Spring Blooms for the Pollinator Gardener

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Hoping to add just a few more spring bloomers to the pollinator garden, University of Illinois Extension Horticulture Educator, Kelly Allsup, suggests the following.

Pulmonaria saccharata

Bethlehem Sage boasts pink flower buds that turn blue, as they get older on top of attractive mottled foliage. Bethlehem sage is sought for its nectar by bumblebees and long tongue bees. The pink buds are a greater nectar reward for bees and the blue of the older flowers is an indication that pollination has already occurred. This plant grows well in part shade to full shade and organic rich soils. It grows about 1-2 feet tall and spreads slowly. If not watered consistently throughout the summer may have burning on the leaf edges.

Hyacinth orientalis

Hyacinth is an abundantly fragrant and very showy. Hyacinths come in a wide range of colors from blue, purple, pink, magenta, red and white. It is a good early nectar source for bees and butterflies. Hyacinth bulbs grow well in full sun and should be deadheaded after flower are spent to increase energy to the bulb. It grows 6-8 inches tall and should be planted 6 inches deep and 6 inches apart during the fall. They are best displayed en masse. Be careful when handling bulbs as some gardeners have experienced allergic reactions.

Phlox subulata

Moss phlox creates a carpet of purple to pink blooms. Moths, butterflies and bumblebees are attracted to the nectar source. Moss phlox grows best in full sun and commonly planted in rock gardens or seen draped over the edge of a retaining walls. It is best to cut back after flowering to create lush darker green foliage for the summer.

Chinodoxa luciliae

Glory of the snow presents purple strappy petals with a bright white middle and is one of the first spring bulbs to bloom just in time to feed the overwintering bees. Glory of the snow grows in full sun to part shade and spreads by offsets. Only 6 inches tall, it easily naturalizes in a garden space. Glory of the snow should be planted 3 inches deep 3 inches apart during the fall. As the garden warms up, the leaves will fade.

Eranthis hyemalis

Winter aconite is so bright yellow it pulls a passerby into the landscape. Winter aconite is only a half of inch tall but attractive to honeybees, mining bees and hover flies. It is best grown in full sun during flowering but shaded by trees when they leaf out. In the fall, plant tubers 3 inches deep and 3 inches apart. If you cannot identify the top of the tuber, plants sideways.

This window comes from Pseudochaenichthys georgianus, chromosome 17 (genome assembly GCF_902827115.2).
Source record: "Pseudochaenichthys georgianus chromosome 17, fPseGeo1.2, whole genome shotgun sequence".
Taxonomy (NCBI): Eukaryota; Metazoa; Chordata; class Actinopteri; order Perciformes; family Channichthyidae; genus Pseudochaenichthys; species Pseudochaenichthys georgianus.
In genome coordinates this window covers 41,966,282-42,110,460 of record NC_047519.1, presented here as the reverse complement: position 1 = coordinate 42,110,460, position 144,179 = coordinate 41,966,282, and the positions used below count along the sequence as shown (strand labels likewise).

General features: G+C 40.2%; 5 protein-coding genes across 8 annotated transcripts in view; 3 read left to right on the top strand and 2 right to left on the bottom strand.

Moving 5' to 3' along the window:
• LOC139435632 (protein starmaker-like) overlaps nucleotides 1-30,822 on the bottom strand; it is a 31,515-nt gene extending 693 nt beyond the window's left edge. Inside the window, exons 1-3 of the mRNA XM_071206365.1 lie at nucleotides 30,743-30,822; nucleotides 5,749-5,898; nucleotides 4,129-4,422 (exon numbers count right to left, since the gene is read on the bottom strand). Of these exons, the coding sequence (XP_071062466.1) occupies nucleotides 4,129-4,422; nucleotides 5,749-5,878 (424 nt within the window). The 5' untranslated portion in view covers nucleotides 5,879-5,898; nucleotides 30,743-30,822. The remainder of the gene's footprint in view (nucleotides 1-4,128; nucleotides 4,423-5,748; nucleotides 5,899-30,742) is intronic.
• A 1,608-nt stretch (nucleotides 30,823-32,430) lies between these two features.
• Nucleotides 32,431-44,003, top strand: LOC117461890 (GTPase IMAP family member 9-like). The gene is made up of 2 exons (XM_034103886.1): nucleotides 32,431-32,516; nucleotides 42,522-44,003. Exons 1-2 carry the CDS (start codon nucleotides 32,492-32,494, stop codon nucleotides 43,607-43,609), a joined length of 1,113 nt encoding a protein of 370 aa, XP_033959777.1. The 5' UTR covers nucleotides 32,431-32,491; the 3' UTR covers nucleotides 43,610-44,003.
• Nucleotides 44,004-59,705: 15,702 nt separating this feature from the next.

Geum triflorum

Prairie smoke has reddish pink to purplish buds that turn into feather plumes once seed is set. Prairie smoke offers nectar to bumble bees in the early spring. Prairie smoke is 1-2 feet tall on top of fern like foliage. It is best grown in full sun and well-drained soil. It will naturalize in a landscape spreading by its rhizomes.

Helleborus orientalis

Hellebores bear beautiful cup-shaped nodding flowers in hues of white, green, red and purple, resembling roses and are attractive to bumble bee. Hellebores do best planted en masse in partial shade with organic rich soil. Most species are cold hardy with semi-evergreen leaves but must not be allowed to get too dry. Take caution when planting as some gardeners have experienced allergic reactions and be patient as they slowly establish.

Muscari armeniacum

Grape hyacinth has showy, fragrant, blue flowers coveted by most bees for its nectar source, especially mason bees and hover flies. Each bulb produces around three flowering scapes that contain urn-shaped, tightly packed flowers. Grape hyacinths provide outstanding floral display when planted in drifts in partial shade to full sun. Grape hyacinth bulbs should be planted in fall 3 inches deep and 3 inches apart.

Pulsatilla vulgaris

Pasque flower is abundantly showy with delicate texture that are attractive to bumble bees and hover flies. Pasque grows 1 foot tall, in part shade to full sun, and does well in organic rich soil with consistent moisture. The ornamental plume seeds heads sets on top of lacy fern foliage. It is best not to attempt to divide plants, as they may not survive.